President Trump appears to have struck up a healthy bromance with Viktor Orban, Hungary’s nationalist and conservative Prime Minister. The two met at the White House Tuesday, and the President congratulated Prime Minister Orban for his unapologetic stance against EU-mandated refugee quotas and defense of Christian civilization.
Trump described Orban as someone who was “great with respect to Christian communities” in a bilateral press briefing after the meeting. Orban pledged to cooperate on matters of international security with the United States, stating that “we are proud to stand together with the United States on fighting against illegal migration, on terrorism, and to protect and help the Christian communities all around the world.” Orban’s Hungary has been known for its foreign policy efforts to assist persecuted Christian communities across the world.
Orban’s such a likeminded leader to Trump that he’s already built a wall across his country’s border with Serbia. Hungary was swamped with asylum seekers during the 2015 European migrant crisis, and Orban secured the nation’s frontier to safeguard the lives and security of his nation’s citizens.
You’d expect progressives and liberals unwilling to accept a European political leader taking a resolute stance against mass immigration and for Christian values to lambast President Trump for his productive meeting with an important NATO partner. But some Republicans have decided to sign off on a letter with liberal Democrats condemning Trump for his diplomacy with Orban- among them Florida Senator Marco Rubio.
According to Rubio and Idaho Republican James Risch, Orban is an authoritarian dictator of sorts, despite having won reelection with large majorities the Florida senator could never dream of in his country on numerous occasions. Rubio shares the same sentiments on Orban as progressive billionaire oligarch George Soros, who was forced to relocate a pro-migration lobby group from Budapest after a massive backlash from the Hungarian public.
Rubio’s decision to side with leading European liberals and progressives in an attempt to try and isolate one of the continent’s few conservative and nationalist leaders raises real questions about his broader neoconservative political philosophy.
Baghdad Bombings Could Give Biden Administration Excuse to Increase US Presence in Iraq
The first major Baghdad bombings in three years happen on Joe Biden’s first full day as president.
Two suicide bombings rocked a marketplace in the Iraqi capital of Baghdad on Thursday, killing at least 32 people and wounding over 100. As of now no one has claimed responsibility, although Iraqi military leaders suspect the Islamic State, the paramilitary group often referred to as “ISIS” in years past.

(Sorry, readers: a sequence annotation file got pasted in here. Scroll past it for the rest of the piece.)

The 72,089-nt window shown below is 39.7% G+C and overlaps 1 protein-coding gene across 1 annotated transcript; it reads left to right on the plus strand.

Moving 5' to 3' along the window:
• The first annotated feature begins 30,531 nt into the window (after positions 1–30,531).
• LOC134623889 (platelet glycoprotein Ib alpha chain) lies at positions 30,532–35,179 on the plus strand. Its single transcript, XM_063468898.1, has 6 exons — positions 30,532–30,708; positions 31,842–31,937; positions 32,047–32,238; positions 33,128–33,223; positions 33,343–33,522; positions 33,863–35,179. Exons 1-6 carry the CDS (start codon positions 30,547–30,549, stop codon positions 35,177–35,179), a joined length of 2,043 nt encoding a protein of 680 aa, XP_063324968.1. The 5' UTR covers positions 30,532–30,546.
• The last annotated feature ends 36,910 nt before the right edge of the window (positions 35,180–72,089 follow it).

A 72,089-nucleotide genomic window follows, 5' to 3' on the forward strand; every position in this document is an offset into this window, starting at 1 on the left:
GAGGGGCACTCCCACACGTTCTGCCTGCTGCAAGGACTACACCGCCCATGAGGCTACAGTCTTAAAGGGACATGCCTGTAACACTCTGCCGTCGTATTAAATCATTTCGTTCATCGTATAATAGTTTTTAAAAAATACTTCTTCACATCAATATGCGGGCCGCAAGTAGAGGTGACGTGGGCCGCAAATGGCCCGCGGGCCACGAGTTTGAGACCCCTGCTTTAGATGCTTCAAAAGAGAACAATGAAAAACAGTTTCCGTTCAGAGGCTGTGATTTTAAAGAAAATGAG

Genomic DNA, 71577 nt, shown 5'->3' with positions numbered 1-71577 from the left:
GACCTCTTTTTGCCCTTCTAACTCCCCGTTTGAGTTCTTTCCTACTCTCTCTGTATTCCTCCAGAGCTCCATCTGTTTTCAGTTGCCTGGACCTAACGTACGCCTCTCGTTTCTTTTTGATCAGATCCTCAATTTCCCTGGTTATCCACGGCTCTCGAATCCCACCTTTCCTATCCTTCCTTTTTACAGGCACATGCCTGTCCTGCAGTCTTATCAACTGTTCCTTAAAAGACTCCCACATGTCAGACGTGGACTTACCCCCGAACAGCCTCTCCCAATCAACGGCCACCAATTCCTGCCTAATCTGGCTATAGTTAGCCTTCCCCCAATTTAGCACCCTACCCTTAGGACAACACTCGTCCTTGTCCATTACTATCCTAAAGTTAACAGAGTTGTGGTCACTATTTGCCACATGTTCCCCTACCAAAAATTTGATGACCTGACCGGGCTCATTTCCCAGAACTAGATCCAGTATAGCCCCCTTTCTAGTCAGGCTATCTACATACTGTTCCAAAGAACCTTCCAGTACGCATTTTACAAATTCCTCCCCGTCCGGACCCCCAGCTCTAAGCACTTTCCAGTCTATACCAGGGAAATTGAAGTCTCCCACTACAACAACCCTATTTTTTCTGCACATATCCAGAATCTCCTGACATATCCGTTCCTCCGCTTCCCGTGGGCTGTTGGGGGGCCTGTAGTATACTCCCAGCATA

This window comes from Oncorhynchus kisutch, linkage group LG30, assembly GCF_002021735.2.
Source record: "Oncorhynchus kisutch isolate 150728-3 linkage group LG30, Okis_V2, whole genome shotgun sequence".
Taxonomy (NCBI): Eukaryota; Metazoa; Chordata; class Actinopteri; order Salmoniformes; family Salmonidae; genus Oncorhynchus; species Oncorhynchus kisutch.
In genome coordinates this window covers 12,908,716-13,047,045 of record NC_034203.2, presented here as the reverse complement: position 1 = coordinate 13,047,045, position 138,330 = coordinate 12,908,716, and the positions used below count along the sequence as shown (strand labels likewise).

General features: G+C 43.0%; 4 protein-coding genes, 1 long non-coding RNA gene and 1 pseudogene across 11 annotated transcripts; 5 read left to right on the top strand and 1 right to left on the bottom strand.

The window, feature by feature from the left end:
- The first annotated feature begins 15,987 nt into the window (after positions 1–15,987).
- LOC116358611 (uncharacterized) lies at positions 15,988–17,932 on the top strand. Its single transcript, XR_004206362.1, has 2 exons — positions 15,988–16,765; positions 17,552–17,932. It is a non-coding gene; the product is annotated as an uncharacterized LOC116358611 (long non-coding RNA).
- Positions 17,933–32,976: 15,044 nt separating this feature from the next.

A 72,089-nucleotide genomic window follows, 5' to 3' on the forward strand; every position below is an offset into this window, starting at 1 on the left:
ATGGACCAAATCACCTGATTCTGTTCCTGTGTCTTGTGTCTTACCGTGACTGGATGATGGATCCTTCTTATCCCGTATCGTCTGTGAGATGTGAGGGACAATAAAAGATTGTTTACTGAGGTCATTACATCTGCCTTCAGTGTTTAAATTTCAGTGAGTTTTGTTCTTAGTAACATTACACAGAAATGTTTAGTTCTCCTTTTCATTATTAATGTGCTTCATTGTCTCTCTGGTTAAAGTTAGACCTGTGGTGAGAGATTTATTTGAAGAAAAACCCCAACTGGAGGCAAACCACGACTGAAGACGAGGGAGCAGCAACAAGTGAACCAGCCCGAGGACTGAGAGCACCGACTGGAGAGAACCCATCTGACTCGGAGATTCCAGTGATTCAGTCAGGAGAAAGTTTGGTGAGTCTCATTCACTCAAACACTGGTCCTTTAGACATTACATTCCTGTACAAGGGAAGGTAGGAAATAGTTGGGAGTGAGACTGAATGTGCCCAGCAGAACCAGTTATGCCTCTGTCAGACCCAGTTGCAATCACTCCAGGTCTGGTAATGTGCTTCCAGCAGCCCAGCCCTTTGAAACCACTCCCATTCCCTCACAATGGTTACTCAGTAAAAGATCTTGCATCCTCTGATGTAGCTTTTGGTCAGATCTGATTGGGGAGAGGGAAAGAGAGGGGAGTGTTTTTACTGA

Major General Tahsin al-Khafaji said that the first suicide bomber shouted in the marketplace that he was not feeling well, and when a group of people drew near him, he detonated an explosive belt he was wearing. Not long after that, a second suicide bomber then detonated his own belt several feet away.
This was Baghdad’s first major bombing in three years, and interestingly enough it came on the first full day of Joe Biden’s presidency. Even the Associated Press pointed out that “many questioned the timing of the attack.”
“The US-led coalition recently ceased combat activities and is gradually drawing down its troop presence in Iraq,” the article reads.
The Jerusalem Post also writes that the bombings provide Biden with “an early opportunity to show US support for Iraq.”
“Biden has said that the US is ‘back’ and the world can expect the US to care again about foreign policy and work multilaterally to solve problems,” said the Post.
All this leads many to believe that the Biden administration will once again increase the US presence in Iraq, thereby dragging us deeper into a situation that the Trump administration had been eager to get out of.
This is not the first time that a Middle Eastern tragedy has coincided with a change of power. In March of 2017, two months after Donald Trump’s inauguration, the Assad government in Syria allegedly used chemical weapons against its own people, leading to international outcry and the Trump administration’s unilateral decision to launch an April 7 missile strike on the Syrian government’s Shayrat Airbase.
Bombings and attacks have also been known to happen shortly after the US announces commitments to scale back military operations.
Perhaps groups like the Islamic State feel emboldened by such announcements and power changes. In any case, the military-industrial complex often uses such attacks to justify never-ending involvement in the Middle East. As of now, however, it still remains to be seen what they will do as a result of Thursday’s bombings, if anything. Fingers crossed that it’s not much.
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